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common course to assign a breach of the condition by nonpayment generally (a). You must contend that a surety may discharge himself at any time.] This action is not brought against the living surety. The plaintiff has thought proper to sue the representative of the deceased obligor. Brigstock v. Stanion (b) shews that a precise breach must be alleged. Austin v. Jervis (c). So the cases collected in Com. Dig. Pleader, E. 5. and Latch, 16 (d), Rowe v. Roach (e), Long v. Jackson (f), Filewood v. Popplewell (g), Chandler v. Roberts (h), Cornwallis v. Savery (i). [Bayley, J. You must either confess and avoid, or traverse. Here you do not confess the whole breach. According to this mode of pleading the defendant might go on in infinitum.] The plaintiffs are the only persons who have the opportunity of knowing what has been received. [Bayley, J. You may not know what sums are received. Holroyd, J. It is for you to show the whole amount.] In Cornwallis v. Savery it was held, that in assigning a breach, you are bound to conclude to the Court. [Littledale, J. The correct way would have been to take issue upon the first breach only. You say they ought to have concluded with a verification. You have an opportunity of contesting the truth of the breach assigned under the conclusion to the country. There was no necessity for giving the defendant a second opportunity of denying either part.] If the plaintiff is answered only in part, he should have taken judgment for the residue. [Littledale, J. The fault of the defendant's plea does not consist in answering only a part. You take upon yourself to say, that the breach assigned is confined to six sums. Holroyd, J. A party is not allowed to plead specially matter which is capable of being given in evidence, where it is not doubtful matter of
(a) 2 Burr. 772.
(g) Ibid. 61.
(i) 2 Burr. 772. And see 1 Wms. Saund. 116, n.; 2 Wms. Saund. 410, n.; Ibid. 411; Willcocks v. Nichols, 1 Price, 109.
law (a). This objection applies also to the subsequent pleadings.] By assigning a breach in the replication, the plaintiff passes by the bar, and might stand upon the breach assigned. The plaintiff cannot have judgment without a breach, though the plea should be bad. [Littledale, J. Suppose that in the sur-rejoinder the plaintiff had said, that the sums mentioned in the rejoinder were not the same as those alleged in the replication; the conclusion to the country would then have been proper. That is the surrejoinder in substance; it is merely an amplification. Departure is only ground of special demurrer.]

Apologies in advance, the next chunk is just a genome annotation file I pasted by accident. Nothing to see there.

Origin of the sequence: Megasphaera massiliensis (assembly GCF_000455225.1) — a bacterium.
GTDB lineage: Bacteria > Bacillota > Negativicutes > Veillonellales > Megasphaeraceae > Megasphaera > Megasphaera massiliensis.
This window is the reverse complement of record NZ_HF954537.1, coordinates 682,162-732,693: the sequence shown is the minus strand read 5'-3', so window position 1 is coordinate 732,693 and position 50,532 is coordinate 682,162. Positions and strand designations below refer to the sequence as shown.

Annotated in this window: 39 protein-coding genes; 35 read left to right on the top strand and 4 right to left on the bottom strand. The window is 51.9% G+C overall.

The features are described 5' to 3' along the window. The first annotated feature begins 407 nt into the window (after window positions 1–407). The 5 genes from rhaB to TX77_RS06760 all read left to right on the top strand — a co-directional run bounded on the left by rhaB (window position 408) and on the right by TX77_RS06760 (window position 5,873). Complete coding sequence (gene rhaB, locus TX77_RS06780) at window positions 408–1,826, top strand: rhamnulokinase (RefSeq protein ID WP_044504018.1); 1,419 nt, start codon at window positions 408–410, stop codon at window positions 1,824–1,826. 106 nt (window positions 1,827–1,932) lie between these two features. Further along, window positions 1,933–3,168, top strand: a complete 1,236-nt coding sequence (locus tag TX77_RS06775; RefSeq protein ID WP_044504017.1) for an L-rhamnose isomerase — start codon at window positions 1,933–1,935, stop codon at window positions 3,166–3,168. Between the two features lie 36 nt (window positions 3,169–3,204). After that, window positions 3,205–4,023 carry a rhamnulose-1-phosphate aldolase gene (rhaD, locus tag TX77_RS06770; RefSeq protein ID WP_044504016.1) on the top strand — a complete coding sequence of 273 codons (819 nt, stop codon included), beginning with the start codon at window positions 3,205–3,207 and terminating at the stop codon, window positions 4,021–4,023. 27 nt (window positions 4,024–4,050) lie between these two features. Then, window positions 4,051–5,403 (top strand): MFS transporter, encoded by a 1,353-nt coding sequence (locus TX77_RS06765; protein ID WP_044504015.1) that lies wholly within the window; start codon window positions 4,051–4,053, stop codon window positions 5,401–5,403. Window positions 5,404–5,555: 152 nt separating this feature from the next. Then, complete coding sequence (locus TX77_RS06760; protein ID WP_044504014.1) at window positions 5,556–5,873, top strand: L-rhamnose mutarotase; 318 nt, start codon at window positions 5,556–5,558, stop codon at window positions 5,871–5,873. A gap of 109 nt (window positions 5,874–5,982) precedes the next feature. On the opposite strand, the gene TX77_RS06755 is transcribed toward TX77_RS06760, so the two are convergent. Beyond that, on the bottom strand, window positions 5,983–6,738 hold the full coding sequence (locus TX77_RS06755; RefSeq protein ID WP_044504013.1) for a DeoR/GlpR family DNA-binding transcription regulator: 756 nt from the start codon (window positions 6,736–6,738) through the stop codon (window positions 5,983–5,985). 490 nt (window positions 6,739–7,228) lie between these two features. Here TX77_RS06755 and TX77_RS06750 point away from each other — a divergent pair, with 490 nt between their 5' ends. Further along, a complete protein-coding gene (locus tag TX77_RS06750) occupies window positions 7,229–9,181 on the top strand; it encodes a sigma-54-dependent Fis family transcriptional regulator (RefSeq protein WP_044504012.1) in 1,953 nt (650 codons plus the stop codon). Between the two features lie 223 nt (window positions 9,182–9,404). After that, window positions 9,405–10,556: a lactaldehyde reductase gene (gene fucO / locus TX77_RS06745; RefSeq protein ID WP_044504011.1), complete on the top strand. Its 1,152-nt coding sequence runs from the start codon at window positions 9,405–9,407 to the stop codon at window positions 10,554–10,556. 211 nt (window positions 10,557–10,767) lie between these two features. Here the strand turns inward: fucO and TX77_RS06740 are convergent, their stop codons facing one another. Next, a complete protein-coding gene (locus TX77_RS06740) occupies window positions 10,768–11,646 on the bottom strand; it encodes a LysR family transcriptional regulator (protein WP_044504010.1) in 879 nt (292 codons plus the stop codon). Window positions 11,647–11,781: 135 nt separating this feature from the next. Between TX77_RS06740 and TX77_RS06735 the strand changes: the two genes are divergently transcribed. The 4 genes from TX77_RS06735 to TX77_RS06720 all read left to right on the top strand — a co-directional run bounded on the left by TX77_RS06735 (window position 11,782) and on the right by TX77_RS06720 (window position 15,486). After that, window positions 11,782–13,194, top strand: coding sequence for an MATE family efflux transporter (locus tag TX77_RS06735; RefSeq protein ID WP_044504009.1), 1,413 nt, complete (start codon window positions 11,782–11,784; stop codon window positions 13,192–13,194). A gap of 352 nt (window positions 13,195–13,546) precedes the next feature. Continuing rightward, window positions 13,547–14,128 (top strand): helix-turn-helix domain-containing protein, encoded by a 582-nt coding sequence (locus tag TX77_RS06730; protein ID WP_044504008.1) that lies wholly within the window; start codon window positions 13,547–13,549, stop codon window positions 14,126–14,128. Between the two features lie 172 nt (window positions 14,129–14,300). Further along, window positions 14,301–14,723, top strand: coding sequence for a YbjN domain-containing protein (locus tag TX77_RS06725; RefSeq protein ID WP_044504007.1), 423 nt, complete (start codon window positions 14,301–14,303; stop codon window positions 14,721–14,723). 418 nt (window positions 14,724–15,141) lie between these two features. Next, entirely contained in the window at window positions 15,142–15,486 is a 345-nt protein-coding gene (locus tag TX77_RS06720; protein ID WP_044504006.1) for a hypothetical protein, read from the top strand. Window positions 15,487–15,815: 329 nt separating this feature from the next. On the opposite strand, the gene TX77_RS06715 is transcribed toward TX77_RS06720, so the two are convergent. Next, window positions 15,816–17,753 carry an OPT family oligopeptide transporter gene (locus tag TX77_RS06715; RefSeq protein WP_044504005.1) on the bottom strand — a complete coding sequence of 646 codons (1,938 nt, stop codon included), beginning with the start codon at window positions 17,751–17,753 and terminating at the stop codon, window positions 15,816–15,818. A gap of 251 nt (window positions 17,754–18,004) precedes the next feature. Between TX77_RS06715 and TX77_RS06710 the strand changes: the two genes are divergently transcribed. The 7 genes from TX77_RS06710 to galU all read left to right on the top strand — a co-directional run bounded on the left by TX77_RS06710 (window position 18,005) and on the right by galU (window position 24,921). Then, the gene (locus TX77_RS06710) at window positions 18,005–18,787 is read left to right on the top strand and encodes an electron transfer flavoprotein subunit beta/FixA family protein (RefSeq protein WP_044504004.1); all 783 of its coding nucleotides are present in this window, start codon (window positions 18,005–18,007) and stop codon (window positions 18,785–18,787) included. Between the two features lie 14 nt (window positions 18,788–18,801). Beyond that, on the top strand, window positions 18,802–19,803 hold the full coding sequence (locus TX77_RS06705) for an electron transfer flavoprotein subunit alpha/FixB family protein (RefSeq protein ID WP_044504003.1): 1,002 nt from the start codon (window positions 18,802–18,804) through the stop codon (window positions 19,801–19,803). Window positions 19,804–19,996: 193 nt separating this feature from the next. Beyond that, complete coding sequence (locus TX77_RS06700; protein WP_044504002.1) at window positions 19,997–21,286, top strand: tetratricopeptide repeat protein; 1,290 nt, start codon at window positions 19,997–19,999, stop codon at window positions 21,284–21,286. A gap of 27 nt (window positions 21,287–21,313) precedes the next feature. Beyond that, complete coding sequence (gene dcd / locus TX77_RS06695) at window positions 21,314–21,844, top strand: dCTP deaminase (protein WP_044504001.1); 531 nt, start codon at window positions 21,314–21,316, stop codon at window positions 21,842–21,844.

Chilton, contrà, was stopped by the Court.
BAYLEY, J.-I have no doubt as to the validity of the sur-rejoinder; I have a strong opinion as to the plea. The plaintiff was not bound to set out from whom received. Shum v. Farrington (b), Bath v. Webb (c). Though the party is surety, or executor of surety, the question is to be considered in the same manner as if he were a principal. The sur-rejoinder does not allege new matter. It merely denies one of the allegations in the rejoinder. If it had concluded with a verification, defendant, in his rebutter, might have said, if you are not suing in respect of these sums received of C. B. and M., then I say the sums were received of three other persons; and so he might go through the London Directory. The common and old answer to a replication of this kind is, to allege payment, and conclude to the country.
HOLROYD, J.-The regular way of rejoining would have been to allege that he duly accounted for these sums. The difficulty has arisen from departing from the old form. This is not like a new assignment in trespass, as I at first thought. If the sur-rejoinder is not good, the rejoinder is bad. The
(a) See Maggs v. Ames, 1 Mo. & Payne, 294.
(b) 1 B. & P. 640. And see 8 T. R. 463.
(c) 8 T. R. 459.
plaintiff may take issue on either of these allegations, the defendant might have answered either sum by rejoining in the common way. The rejoinder ought not to vary from the common form, to avoid prolixity.
Littledale, J.-The replication is in the common form. I never saw a rejoinder in this form. If that be correct the sur-rejoinder is correct; though in reality it is only surplusage, and a reiteration of the language of the replication. It does not introduce new matter, as the allegation in effect was already contained in the replication. The defendant might go on thus in infinitum. Such a mode of pleading is not to be allowed if it can be avoided. The defendant had the opportunity, in his rejoinder, of specifically answering the matter alleged in the replication,
Judgment for the plaintiffs (a).